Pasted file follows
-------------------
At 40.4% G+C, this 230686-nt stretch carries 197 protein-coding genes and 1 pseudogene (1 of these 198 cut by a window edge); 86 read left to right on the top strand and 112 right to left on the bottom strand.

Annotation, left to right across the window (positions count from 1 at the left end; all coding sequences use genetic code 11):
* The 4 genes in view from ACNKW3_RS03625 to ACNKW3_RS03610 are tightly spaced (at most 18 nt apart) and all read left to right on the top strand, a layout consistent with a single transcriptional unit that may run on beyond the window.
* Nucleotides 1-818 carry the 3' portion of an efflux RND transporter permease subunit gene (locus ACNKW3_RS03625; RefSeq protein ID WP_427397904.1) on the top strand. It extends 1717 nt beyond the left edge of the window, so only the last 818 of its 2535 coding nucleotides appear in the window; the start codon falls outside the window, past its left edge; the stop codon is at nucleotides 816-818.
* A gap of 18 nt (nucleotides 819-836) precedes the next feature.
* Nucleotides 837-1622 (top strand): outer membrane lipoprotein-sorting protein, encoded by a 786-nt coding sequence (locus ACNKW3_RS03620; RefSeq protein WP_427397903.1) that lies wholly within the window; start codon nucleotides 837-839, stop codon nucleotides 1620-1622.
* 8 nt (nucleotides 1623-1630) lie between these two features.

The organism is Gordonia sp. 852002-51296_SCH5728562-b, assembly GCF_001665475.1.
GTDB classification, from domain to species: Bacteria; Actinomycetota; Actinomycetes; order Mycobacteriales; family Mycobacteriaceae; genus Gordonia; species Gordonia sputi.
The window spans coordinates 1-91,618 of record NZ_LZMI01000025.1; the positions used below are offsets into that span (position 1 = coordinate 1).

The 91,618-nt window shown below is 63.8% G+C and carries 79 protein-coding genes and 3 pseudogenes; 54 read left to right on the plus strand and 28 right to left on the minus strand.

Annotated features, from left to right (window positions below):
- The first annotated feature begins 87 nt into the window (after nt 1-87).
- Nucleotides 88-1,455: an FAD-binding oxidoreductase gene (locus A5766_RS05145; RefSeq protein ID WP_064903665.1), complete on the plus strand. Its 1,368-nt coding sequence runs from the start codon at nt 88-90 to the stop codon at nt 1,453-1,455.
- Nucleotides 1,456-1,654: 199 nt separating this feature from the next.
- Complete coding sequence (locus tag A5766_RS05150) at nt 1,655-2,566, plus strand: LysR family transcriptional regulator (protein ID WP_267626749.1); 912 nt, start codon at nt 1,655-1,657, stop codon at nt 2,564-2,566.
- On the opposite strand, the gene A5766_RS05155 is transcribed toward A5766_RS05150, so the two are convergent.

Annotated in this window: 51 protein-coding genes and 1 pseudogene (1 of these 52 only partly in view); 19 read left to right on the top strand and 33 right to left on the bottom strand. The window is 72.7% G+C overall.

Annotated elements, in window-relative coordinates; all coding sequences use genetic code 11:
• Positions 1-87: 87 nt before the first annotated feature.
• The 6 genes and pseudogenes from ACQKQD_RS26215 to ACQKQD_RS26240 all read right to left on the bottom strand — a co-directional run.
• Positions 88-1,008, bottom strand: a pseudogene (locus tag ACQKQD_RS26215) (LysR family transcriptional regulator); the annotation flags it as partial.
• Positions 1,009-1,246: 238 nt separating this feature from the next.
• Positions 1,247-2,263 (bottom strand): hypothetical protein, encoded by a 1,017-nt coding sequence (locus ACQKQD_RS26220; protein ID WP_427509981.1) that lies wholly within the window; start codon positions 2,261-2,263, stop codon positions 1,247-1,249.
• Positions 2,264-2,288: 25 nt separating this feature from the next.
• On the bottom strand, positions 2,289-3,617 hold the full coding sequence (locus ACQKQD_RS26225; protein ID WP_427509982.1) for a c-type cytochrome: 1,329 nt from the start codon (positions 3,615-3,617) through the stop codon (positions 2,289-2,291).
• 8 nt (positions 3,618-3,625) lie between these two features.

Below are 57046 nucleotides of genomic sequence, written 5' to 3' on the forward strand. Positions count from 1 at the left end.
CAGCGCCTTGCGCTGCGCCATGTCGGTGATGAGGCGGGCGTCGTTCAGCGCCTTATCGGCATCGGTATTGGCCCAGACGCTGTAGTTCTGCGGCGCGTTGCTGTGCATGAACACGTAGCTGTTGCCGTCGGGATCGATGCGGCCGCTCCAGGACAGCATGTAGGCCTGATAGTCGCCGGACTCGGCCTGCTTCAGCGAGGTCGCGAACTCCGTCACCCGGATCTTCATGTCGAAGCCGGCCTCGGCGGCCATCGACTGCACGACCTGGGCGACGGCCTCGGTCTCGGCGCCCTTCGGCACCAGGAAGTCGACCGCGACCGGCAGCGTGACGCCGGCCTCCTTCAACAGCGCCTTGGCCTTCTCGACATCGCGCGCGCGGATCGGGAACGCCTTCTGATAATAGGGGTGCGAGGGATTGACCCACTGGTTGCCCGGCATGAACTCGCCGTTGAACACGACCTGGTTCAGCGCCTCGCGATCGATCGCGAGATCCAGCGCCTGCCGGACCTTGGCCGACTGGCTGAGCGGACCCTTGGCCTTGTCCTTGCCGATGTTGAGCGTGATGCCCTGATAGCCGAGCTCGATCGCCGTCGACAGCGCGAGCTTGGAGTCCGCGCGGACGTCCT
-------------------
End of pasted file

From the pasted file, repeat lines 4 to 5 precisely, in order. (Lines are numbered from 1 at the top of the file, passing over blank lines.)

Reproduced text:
* Nucleotides 1-818 carry the 3' portion of an efflux RND transporter permease subunit gene (locus ACNKW3_RS03625; RefSeq protein ID WP_427397904.1) on the top strand. It extends 1717 nt beyond the left edge of the window, so only the last 818 of its 2535 coding nucleotides appear in the window; the start codon falls outside the window, past its left edge; the stop codon is at nucleotides 816-818.
* A gap of 18 nt (nucleotides 819-836) precedes the next feature.